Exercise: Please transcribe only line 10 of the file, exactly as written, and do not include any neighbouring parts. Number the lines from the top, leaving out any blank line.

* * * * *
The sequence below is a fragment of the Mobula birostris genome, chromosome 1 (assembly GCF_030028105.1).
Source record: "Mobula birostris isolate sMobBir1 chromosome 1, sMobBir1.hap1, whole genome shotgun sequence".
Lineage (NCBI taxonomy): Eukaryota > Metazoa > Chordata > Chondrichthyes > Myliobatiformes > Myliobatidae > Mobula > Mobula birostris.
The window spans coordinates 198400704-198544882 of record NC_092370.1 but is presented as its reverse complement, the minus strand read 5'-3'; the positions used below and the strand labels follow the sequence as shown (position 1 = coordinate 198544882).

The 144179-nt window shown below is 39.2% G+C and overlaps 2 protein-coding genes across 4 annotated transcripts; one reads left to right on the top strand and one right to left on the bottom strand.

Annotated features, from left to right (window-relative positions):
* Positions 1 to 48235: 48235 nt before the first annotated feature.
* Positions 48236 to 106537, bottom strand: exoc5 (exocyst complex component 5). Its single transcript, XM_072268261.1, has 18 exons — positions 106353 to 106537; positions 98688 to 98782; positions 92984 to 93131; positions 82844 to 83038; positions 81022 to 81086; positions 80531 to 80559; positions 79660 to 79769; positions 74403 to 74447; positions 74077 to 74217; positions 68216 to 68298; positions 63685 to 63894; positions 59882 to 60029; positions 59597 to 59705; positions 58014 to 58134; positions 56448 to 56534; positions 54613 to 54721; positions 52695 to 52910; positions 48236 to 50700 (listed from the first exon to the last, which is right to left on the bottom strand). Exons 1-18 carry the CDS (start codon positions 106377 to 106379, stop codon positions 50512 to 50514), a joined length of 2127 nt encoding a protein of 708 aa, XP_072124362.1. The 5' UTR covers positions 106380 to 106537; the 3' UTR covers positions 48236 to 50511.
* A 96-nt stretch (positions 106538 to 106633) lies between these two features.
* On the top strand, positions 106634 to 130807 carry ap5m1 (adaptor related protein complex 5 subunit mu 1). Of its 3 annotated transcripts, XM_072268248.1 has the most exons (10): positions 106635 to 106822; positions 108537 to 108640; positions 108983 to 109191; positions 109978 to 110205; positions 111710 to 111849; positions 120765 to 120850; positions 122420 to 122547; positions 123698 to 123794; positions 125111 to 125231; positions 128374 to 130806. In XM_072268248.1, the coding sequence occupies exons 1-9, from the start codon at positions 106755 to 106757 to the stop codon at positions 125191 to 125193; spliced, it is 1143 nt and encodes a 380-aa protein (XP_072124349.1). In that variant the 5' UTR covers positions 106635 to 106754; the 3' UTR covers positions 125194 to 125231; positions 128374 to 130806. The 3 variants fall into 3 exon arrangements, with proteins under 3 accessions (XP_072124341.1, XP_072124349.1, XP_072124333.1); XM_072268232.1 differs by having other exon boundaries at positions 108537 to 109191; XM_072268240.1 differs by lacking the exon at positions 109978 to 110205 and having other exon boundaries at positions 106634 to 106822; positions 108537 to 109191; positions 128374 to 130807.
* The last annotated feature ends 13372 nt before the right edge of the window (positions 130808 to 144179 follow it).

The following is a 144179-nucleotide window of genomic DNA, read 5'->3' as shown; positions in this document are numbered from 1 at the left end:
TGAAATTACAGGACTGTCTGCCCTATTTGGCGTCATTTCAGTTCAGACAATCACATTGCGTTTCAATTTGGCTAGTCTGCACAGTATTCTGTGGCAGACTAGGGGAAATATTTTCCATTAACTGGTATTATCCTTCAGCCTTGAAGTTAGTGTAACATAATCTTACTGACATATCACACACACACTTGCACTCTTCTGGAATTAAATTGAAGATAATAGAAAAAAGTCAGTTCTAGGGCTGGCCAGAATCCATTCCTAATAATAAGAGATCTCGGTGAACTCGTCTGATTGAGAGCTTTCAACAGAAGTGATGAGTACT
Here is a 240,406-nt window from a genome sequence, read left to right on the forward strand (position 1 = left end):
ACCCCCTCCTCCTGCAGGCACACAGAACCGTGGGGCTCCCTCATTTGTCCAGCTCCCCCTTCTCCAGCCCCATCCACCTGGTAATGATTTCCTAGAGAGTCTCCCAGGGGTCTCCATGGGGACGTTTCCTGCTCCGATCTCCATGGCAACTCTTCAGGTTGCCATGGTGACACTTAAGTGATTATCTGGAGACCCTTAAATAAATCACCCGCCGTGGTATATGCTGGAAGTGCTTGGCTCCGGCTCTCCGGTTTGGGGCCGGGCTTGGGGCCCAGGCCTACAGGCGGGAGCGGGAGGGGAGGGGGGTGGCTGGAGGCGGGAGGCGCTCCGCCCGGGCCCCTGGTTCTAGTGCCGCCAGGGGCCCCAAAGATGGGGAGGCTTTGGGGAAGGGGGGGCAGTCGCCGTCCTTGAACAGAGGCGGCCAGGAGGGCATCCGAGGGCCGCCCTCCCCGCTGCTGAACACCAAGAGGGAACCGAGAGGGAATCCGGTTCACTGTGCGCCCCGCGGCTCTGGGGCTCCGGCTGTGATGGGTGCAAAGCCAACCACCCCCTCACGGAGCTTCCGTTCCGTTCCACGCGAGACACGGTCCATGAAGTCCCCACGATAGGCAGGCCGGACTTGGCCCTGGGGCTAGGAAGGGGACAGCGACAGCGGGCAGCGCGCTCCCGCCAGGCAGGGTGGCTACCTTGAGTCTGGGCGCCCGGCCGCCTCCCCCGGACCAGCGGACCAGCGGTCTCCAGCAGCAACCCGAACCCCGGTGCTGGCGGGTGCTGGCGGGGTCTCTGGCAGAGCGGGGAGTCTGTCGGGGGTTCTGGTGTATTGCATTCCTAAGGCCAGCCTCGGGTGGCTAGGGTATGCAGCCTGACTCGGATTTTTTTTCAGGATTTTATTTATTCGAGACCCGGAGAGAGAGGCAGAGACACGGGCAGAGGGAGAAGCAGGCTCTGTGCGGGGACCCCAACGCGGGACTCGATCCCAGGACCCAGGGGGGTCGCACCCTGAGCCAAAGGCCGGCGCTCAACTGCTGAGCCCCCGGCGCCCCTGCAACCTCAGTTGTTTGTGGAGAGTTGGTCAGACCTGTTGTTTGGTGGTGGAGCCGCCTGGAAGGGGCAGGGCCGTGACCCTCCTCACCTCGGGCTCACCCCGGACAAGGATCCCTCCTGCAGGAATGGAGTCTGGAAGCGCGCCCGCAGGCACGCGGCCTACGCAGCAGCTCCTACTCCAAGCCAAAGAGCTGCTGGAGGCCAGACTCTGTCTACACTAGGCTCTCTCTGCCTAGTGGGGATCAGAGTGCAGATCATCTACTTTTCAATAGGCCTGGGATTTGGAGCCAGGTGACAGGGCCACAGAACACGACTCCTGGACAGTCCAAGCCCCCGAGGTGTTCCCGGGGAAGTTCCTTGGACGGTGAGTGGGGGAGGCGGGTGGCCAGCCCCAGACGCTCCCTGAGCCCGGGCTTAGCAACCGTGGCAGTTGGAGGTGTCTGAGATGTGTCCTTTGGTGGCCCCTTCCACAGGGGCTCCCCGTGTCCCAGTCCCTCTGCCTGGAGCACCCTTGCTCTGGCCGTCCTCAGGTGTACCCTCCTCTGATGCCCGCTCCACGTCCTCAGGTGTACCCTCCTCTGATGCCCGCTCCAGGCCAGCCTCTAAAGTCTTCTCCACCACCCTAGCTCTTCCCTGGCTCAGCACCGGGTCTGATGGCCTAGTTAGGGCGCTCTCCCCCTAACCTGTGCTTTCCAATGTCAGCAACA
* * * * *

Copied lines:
* On the top strand, positions 106634 to 130807 carry ap5m1 (adaptor related protein complex 5 subunit mu 1). Of its 3 annotated transcripts, XM_072268248.1 has the most exons (10): positions 106635 to 106822; positions 108537 to 108640; positions 108983 to 109191; positions 109978 to 110205; positions 111710 to 111849; positions 120765 to 120850; positions 122420 to 122547; positions 123698 to 123794; positions 125111 to 125231; positions 128374 to 130806. In XM_072268248.1, the coding sequence occupies exons 1-9, from the start codon at positions 106755 to 106757 to the stop codon at positions 125191 to 125193; spliced, it is 1143 nt and encodes a 380-aa protein (XP_072124349.1). In that variant the 5' UTR covers positions 106635 to 106754; the 3' UTR covers positions 125194 to 125231; positions 128374 to 130806. The 3 variants fall into 3 exon arrangements, with proteins under 3 accessions (XP_072124341.1, XP_072124349.1, XP_072124333.1); XM_072268232.1 differs by having other exon boundaries at positions 108537 to 109191; XM_072268240.1 differs by lacking the exon at positions 109978 to 110205 and having other exon boundaries at positions 106634 to 106822; positions 108537 to 109191; positions 128374 to 130807.